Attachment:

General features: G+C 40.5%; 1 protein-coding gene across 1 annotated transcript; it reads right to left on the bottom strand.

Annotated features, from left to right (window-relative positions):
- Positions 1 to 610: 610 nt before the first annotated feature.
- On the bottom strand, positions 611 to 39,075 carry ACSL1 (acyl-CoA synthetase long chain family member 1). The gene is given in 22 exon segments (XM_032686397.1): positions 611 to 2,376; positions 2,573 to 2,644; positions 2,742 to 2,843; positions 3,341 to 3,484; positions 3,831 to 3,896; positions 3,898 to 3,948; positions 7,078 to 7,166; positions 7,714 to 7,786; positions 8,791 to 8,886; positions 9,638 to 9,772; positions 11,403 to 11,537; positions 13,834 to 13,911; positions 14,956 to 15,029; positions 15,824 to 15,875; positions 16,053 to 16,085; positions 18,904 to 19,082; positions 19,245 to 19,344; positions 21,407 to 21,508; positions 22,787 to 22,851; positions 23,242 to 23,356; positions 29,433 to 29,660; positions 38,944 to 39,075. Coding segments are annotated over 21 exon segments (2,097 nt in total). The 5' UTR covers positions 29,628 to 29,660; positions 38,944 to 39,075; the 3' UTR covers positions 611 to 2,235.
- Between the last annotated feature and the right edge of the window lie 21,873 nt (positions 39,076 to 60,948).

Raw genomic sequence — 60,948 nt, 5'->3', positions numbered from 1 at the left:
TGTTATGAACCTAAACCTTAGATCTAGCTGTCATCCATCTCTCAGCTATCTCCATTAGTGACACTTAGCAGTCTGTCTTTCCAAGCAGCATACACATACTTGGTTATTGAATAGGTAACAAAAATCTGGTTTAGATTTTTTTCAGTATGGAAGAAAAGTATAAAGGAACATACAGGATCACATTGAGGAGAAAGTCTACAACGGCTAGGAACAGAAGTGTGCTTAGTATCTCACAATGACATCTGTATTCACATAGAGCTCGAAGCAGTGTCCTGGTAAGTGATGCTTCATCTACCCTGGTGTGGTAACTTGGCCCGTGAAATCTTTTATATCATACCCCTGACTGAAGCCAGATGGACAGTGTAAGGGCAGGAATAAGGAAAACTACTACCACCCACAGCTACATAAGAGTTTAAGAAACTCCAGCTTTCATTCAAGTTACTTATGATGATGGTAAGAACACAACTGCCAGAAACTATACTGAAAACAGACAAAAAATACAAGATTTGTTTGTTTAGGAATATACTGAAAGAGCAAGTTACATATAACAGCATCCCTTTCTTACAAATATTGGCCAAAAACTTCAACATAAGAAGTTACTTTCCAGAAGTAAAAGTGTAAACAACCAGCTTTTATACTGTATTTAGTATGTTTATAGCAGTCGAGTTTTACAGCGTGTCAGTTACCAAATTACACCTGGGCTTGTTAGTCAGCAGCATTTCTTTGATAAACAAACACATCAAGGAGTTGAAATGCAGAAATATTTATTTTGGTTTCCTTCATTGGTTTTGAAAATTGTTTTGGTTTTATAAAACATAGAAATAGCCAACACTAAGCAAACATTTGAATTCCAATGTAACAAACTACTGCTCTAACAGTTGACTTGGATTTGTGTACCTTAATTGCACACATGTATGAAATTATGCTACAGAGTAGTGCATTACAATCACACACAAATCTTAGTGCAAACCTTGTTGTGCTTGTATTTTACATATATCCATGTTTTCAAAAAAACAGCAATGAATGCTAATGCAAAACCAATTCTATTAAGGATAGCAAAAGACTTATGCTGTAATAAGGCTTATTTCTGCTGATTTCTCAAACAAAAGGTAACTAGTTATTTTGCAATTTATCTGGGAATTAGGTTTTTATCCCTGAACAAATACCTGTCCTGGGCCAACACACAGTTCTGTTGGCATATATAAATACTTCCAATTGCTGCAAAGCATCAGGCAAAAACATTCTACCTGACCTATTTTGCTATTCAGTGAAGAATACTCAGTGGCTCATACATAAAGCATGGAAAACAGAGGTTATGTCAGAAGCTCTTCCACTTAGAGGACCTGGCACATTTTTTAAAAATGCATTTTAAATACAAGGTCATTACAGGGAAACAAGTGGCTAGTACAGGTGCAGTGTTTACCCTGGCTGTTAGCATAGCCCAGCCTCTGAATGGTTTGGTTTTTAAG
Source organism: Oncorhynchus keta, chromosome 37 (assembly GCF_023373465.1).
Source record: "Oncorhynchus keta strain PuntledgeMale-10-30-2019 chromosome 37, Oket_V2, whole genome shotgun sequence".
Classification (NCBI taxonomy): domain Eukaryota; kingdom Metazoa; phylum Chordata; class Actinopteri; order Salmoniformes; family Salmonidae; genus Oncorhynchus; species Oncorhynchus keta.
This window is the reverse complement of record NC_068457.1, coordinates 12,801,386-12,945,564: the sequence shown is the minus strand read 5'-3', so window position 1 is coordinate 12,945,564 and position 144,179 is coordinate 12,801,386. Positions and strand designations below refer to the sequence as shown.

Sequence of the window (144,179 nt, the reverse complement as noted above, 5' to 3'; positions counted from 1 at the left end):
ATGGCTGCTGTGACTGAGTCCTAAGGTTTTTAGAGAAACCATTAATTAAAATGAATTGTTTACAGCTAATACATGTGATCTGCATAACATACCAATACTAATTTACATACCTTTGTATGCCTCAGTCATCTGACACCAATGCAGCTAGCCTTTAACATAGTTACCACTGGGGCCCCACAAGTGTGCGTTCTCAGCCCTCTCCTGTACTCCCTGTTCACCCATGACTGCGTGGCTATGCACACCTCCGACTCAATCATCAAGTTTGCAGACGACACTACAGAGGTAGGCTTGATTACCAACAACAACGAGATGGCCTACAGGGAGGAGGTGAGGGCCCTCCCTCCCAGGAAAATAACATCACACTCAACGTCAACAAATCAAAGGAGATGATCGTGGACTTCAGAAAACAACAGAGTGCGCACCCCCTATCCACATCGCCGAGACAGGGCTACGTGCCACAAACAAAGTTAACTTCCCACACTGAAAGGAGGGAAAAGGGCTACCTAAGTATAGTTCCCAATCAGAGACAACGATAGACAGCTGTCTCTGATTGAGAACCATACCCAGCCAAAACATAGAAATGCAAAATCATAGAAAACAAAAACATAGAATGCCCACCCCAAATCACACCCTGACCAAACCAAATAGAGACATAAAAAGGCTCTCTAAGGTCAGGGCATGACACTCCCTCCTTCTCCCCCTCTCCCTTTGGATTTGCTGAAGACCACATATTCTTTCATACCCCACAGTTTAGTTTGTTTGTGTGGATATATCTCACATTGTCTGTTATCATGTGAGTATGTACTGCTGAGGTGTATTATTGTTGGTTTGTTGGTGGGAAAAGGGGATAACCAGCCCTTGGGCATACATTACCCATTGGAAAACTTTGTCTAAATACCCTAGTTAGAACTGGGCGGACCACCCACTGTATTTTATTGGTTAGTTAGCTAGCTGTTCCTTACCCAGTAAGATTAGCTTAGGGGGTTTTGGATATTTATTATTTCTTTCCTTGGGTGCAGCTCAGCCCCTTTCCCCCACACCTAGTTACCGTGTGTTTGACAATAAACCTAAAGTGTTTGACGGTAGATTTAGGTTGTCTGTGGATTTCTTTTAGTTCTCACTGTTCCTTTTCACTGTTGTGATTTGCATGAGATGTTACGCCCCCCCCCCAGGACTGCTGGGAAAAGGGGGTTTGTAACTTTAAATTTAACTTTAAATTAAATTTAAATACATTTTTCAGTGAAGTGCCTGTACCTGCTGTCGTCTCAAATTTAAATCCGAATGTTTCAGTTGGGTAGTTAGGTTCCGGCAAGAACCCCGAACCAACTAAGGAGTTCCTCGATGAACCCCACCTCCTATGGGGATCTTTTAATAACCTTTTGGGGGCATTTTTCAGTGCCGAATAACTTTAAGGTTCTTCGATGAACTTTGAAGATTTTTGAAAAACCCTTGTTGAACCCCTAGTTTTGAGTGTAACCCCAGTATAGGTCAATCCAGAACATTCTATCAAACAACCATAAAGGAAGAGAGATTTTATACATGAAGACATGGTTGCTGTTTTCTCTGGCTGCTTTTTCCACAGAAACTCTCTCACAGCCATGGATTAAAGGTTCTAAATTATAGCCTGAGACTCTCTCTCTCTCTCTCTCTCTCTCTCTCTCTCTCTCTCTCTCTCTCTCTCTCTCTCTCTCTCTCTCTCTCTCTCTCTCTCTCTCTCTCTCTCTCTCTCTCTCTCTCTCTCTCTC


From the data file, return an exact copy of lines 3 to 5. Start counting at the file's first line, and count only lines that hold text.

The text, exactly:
- Positions 1 to 610: 610 nt before the first annotated feature.
- On the bottom strand, positions 611 to 39,075 carry ACSL1 (acyl-CoA synthetase long chain family member 1). The gene is given in 22 exon segments (XM_032686397.1): positions 611 to 2,376; positions 2,573 to 2,644; positions 2,742 to 2,843; positions 3,341 to 3,484; positions 3,831 to 3,896; positions 3,898 to 3,948; positions 7,078 to 7,166; positions 7,714 to 7,786; positions 8,791 to 8,886; positions 9,638 to 9,772; positions 11,403 to 11,537; positions 13,834 to 13,911; positions 14,956 to 15,029; positions 15,824 to 15,875; positions 16,053 to 16,085; positions 18,904 to 19,082; positions 19,245 to 19,344; positions 21,407 to 21,508; positions 22,787 to 22,851; positions 23,242 to 23,356; positions 29,433 to 29,660; positions 38,944 to 39,075. Coding segments are annotated over 21 exon segments (2,097 nt in total). The 5' UTR covers positions 29,628 to 29,660; positions 38,944 to 39,075; the 3' UTR covers positions 611 to 2,235.
- Between the last annotated feature and the right edge of the window lie 21,873 nt (positions 39,076 to 60,948).